Seong-Hye Hwanga,1, Seung-Hyun Jungb,1, Saseong Leea, Susanna Choia, Seung-Ah Yooa, Ji-Hwan Parkc, Daehee Hwangc,d, Seung Cheol Shime, Laurent Sabbaghf, Ki-Jo Kima,g, Sung Hwan Parkg, Chul-Soo Choa,g, Bong-Sung Kimh, Lin Lengh, Ruth R. Montgomeryh, Richard Bucalah, Yeun-Jun Chungb,2, and Wan-Uk Kima,g,2
aPOSTECH-Catholic Biomedical Engineering Institute, The Catholic University of Korea, Seoul, Korea;
bIntegrated Research Center for Genome Polymorphism, Department of Microbiology, College of Medicine, The Catholic University of Korea, Korea;
cDepartment of Chemical Engineering, Pohang University of Science and Technology, Pohang, Korea;
dCenter for Systems Biology of Plant Senescence and Life History, Institute for Basic Science, Daegu Gyeongbuk Institute of Science and Technology, Daegu, Korea;
eDepartment of Internal Medicine, Chungnam National University Hospital, Daejeon, Korea;
fDepartment of Microbiology, Infectiology and Immunology, University of Montreal, Montreal, QC, Canada;
gDepartment of Internal Medicine, The Catholic University of Korea, Seoul, Korea;
hDepartment of Medicine, Section of Rheumatology, Yale University School of Medicine, New Haven, CT
Copy number variations (CNVs) have been implicated in human diseases. However, it remains unclear how they affect immune dysfunction and autoimmune diseases, including rheumatoid arthritis (RA). Here, we identified a novel leukocyte-specific protein 1 (LSP1) deletion variant for RA susceptibility located in 11p15.5. We replicated that the copy number of LSP1 gene is significantly lower in patients with RA, which correlates positively with LSP1 protein expression levels. Differentially expressed genes in Lsp1-deficient primary T cells represent cell motility and immune and cytokine responses. Functional assays demonstrated that LSP1, induced by T-cell receptor activation, negatively regulates T-cell migration by reducing ERK activation in vitro. In mice with T-cell?dependent chronic inflammation, loss of Lsp1 promotes migration of T cells into the target tissues as well as draining lymph nodes, exacerbating disease severity. Moreover, patients with RA show diminished expression of LSP1 in peripheral T cells with increased migratory capacity, suggesting that the defect in LSP1 signaling lowers the threshold for T-cell activation. To our knowledge, our work is the first to demonstrate how CNVs result in immune dysfunction and a disease phenotype. Particularly, our data highlight the importance of LSP1 CNVs and LSP1 insufficiency in the pathogenesis of RA and provide previously unidentified insights into the mechanisms underlying T-cell migration toward the inflamed synovium in RA.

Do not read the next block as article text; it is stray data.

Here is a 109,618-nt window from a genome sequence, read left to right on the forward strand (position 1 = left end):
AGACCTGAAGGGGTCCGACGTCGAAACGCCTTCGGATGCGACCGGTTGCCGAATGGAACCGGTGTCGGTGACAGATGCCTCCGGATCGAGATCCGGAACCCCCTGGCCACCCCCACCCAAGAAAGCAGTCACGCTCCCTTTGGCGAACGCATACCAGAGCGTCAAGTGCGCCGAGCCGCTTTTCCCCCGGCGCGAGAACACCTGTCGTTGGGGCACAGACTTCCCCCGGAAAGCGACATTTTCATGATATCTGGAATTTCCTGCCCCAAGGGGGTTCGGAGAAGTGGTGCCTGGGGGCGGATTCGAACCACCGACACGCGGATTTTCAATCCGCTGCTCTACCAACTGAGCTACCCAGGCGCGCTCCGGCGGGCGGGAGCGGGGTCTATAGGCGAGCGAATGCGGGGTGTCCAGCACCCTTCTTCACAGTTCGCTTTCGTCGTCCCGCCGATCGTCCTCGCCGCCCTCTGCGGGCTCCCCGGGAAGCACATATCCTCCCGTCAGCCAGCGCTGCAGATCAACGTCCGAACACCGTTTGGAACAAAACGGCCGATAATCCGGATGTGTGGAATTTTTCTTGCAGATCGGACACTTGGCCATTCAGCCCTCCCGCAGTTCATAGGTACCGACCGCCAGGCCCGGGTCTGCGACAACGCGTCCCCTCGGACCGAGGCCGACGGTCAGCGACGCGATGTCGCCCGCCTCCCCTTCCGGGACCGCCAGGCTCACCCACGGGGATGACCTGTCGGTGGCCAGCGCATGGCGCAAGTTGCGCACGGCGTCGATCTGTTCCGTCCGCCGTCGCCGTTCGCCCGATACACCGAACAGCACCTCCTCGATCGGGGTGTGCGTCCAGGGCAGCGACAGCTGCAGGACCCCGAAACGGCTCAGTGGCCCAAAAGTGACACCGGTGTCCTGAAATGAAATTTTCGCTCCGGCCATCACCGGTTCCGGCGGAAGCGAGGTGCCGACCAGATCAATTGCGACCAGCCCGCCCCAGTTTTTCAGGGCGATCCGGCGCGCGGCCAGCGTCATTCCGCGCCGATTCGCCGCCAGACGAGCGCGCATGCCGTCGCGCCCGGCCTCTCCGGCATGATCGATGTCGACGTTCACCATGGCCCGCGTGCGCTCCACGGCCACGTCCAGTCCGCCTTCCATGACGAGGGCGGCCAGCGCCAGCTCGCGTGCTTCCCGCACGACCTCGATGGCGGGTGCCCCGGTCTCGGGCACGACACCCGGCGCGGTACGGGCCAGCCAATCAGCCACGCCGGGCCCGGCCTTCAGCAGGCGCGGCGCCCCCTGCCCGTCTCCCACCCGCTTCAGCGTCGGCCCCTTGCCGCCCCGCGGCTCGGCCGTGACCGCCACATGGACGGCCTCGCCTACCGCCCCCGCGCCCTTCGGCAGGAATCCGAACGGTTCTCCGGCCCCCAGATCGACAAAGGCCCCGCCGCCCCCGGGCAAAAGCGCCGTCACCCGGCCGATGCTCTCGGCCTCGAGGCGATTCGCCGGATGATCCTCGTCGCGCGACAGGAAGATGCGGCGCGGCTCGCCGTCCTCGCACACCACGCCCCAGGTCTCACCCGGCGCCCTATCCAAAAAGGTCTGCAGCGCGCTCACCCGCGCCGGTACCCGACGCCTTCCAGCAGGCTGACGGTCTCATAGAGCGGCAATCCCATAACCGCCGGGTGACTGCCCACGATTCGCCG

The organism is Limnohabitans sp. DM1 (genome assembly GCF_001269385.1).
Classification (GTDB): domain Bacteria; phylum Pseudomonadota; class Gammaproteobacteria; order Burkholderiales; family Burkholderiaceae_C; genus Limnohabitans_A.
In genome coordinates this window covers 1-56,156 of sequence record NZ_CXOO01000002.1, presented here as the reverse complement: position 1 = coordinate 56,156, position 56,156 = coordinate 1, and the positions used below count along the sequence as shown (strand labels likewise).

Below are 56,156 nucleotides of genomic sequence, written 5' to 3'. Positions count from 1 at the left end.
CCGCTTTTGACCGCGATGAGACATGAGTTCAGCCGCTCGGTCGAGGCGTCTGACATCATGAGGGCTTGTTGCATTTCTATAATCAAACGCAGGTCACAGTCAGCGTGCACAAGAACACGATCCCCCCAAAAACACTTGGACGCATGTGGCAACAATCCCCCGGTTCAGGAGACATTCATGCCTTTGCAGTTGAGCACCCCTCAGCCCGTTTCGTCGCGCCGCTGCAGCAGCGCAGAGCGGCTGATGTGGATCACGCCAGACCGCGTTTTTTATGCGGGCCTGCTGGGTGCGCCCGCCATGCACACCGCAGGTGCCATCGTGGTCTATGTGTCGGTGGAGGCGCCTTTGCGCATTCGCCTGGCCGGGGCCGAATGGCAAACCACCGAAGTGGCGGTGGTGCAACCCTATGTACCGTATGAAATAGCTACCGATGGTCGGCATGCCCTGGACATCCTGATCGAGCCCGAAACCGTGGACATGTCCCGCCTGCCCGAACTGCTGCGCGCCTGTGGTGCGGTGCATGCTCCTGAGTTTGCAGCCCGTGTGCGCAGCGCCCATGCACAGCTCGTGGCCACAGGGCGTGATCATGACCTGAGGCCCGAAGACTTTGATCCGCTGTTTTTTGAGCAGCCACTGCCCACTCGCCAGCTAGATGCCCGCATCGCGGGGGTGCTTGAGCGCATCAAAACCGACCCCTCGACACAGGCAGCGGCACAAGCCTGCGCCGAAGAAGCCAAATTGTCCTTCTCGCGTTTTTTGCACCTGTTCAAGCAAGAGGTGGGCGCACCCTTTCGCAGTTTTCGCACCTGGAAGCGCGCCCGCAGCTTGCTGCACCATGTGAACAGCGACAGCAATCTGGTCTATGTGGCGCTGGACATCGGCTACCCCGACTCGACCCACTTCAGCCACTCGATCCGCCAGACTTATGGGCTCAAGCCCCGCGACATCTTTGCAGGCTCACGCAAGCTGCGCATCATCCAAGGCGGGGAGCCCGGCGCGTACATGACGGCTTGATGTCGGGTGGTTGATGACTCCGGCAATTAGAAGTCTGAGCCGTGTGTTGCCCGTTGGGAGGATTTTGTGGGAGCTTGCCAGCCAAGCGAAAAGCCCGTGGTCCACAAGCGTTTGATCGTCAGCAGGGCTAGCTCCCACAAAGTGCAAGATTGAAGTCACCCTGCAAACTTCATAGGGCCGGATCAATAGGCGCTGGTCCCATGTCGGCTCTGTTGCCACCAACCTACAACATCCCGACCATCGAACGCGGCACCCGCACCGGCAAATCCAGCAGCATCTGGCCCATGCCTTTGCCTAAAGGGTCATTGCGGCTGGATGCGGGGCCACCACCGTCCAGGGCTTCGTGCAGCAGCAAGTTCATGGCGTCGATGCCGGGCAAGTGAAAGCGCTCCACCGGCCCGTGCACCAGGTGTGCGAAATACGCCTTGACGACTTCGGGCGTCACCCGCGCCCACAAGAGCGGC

leukocyte-specific protein 1, copy number variation, T-cell function, cell migration, rheumatoid arthritis
1S.-H.H. and S.-H.J. contributed equally to this work.
2To whom correspondence may be addressed.
Author contributions: S.-H.J., Y.-J.C., and W.-U.K. designed research; S.-H.H., S.L., S.C., S.-A.Y., B.-S.K., and L.L. performed research; S.C.S., L.S., S.H.P., C.-S.C., B.-S.K., R.R.M., and R.B. contributed new reagents/analytic tools; J.-H.P., D.H., C.-S.C., R.B., Y.-J.C., and W.-U.K. analyzed data; and S.-H.H., S.-H.J., J.-H.P., D.H., K.-J.K., and Y.-J.C. wrote the paper.